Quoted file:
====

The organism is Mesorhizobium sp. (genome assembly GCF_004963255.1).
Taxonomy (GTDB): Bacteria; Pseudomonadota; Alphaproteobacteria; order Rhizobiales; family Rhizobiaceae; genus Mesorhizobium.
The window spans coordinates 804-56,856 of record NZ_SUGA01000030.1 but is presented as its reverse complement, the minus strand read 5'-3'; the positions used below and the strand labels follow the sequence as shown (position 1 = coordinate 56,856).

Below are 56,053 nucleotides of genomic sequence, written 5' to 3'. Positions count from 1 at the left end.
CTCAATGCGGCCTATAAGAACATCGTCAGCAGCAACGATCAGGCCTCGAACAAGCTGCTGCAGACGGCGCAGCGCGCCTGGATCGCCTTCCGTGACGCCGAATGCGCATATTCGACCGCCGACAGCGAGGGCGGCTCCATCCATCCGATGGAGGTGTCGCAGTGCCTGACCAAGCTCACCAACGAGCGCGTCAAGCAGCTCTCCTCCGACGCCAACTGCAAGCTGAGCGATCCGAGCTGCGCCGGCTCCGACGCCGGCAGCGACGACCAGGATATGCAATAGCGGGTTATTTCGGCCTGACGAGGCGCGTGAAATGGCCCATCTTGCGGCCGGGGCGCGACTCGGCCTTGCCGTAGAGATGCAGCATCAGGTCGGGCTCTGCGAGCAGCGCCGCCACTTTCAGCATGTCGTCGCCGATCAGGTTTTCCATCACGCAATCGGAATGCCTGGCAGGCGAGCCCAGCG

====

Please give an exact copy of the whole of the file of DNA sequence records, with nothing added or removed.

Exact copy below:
The organism is Mesorhizobium sp. (genome assembly GCF_004963255.1).
Taxonomy (GTDB): Bacteria; Pseudomonadota; Alphaproteobacteria; order Rhizobiales; family Rhizobiaceae; genus Mesorhizobium.
The window spans coordinates 804-56,856 of record NZ_SUGA01000030.1 but is presented as its reverse complement, the minus strand read 5'-3'; the positions used below and the strand labels follow the sequence as shown (position 1 = coordinate 56,856).

Below are 56,053 nucleotides of genomic sequence, written 5' to 3'. Positions count from 1 at the left end.
CTCAATGCGGCCTATAAGAACATCGTCAGCAGCAACGATCAGGCCTCGAACAAGCTGCTGCAGACGGCGCAGCGCGCCTGGATCGCCTTCCGTGACGCCGAATGCGCATATTCGACCGCCGACAGCGAGGGCGGCTCCATCCATCCGATGGAGGTGTCGCAGTGCCTGACCAAGCTCACCAACGAGCGCGTCAAGCAGCTCTCCTCCGACGCCAACTGCAAGCTGAGCGATCCGAGCTGCGCCGGCTCCGACGCCGGCAGCGACGACCAGGATATGCAATAGCGGGTTATTTCGGCCTGACGAGGCGCGTGAAATGGCCCATCTTGCGGCCGGGGCGCGACTCGGCCTTGCCGTAGAGATGCAGCATCAGGTCGGGCTCTGCGAGCAGCGCCGCCACTTTCAGCATGTCGTCGCCGATCAGGTTTTCCATCACGCAATCGGAATGCCTGGCAGGCGAGCCCAGCG